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SpiceJet Says Not Strong Enough To Take On A Gamble Like Air India

New Delhi:  No-frills carrier SpiceJet is not keen on buying out Air India as the private airline is “not strong enough to take on a gamble” although the national carrier is a “good asset”, SpiceJet Chairman and Managing Director Ajay Singh said today. Rival and market leader IndiGo has already written to the government showing interest to buy out Air India’s flight operations, particularly international services, after the union cabinet in-principle approved disinvestment of the national carrier.

InterGlobe Aviation Limited owns IndiGo; it has a market share of a little over 41 per cent. SpiceJet’s market share in May was 12.6 per cent.

Mr Singh said despite the huge turnaround SpiceJet saw since it nearly shut down two-and-a-half years ago, it was not in a position to stake its claim on Air India. “We are not very confident that we are strong enough to take on a gamble like Air India at this point of time,” he told reporters in New Delhi.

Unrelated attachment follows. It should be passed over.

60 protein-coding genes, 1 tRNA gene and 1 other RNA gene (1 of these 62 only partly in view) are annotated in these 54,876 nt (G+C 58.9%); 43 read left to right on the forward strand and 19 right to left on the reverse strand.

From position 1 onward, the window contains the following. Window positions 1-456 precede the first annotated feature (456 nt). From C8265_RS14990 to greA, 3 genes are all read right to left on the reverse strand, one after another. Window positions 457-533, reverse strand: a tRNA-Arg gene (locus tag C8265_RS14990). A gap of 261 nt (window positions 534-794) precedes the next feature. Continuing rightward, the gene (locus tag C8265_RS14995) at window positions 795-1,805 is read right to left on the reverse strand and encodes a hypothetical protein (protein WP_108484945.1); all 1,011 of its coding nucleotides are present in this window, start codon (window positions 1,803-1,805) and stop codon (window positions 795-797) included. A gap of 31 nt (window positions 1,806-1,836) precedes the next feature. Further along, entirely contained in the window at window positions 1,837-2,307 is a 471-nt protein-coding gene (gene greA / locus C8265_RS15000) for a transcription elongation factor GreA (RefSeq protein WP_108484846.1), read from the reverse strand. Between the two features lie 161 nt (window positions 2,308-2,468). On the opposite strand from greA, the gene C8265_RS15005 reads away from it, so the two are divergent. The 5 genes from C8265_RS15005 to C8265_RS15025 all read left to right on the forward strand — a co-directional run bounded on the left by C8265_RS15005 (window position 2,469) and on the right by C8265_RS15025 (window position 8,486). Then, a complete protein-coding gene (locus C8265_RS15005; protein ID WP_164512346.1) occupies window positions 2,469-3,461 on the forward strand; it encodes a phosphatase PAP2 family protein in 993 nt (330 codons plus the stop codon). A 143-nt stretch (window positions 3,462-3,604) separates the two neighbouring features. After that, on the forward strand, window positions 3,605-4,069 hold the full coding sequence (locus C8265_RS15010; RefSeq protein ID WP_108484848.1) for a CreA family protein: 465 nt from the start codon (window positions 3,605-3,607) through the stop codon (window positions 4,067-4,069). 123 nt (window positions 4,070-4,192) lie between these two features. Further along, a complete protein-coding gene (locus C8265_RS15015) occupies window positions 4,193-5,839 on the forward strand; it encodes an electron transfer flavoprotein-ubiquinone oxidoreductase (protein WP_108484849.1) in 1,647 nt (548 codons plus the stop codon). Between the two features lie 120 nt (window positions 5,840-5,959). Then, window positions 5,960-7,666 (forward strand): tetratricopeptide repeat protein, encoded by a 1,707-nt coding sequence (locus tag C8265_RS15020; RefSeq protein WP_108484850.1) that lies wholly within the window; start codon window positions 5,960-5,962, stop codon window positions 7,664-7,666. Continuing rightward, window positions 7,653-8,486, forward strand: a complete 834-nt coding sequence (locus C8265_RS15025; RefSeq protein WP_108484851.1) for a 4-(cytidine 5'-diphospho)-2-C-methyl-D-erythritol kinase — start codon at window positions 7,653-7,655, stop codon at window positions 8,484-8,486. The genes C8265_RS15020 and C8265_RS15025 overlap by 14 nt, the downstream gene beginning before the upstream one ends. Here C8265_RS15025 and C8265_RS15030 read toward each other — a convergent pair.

“I feel SpiceJet is too small an airline to look at what is undoubtedly a good asset… It has the Air India brand itself,” Mr Singh said.

On whether SpiceJet plans to buy wide-body aircraft for long-haul operations, Mr Singh said, “There is conceptually a market there, but we are not confident of the economics of that [aircraft]. We are studying it and sometime in the future, we will think about it.”

SpiceJet operates 55 aircraft, including Boeing 737NG and 20 Bombardier Q-400s. SpiceJet flies to 39 domestic and seven international destinations.

When Prime Minister Narendra Modi was in the US, President Donald Trump had praised SpiceJet for ordering 100 aircraft from American plane-maker Boeing since the contract will create jobs in the United States.

The airline has placed orders for 175 Boeing 737 Max and 25 Bombardier Q-400s. The first lot of the new aircraft will be inducted into the fleet in April 2018. The purchase will spread over eight years.

According to consultancy firm PricewaterhouseCoopers, Air India is an “excellent” acquisition target for a domestic airline seeking to expand, as well for an entrant into the aviation sector.

“It (Air India) has a very large asset base, 120 aircraft with replacement orders for 43 already placed. Most importantly, it has the largest number of routes and slots and nearly 15 per cent domestic and over 17 per cent international market share,” said Dhiraj Mathur, Partner in PwC India, said in a statement.

He said Air India has a “terrific brand name” and the government must insist the buyer retains it, a sentiment expressed by officials in the Ministry of Civil Aviation, including Minister of State for Civil Aviation Jayant Sinha.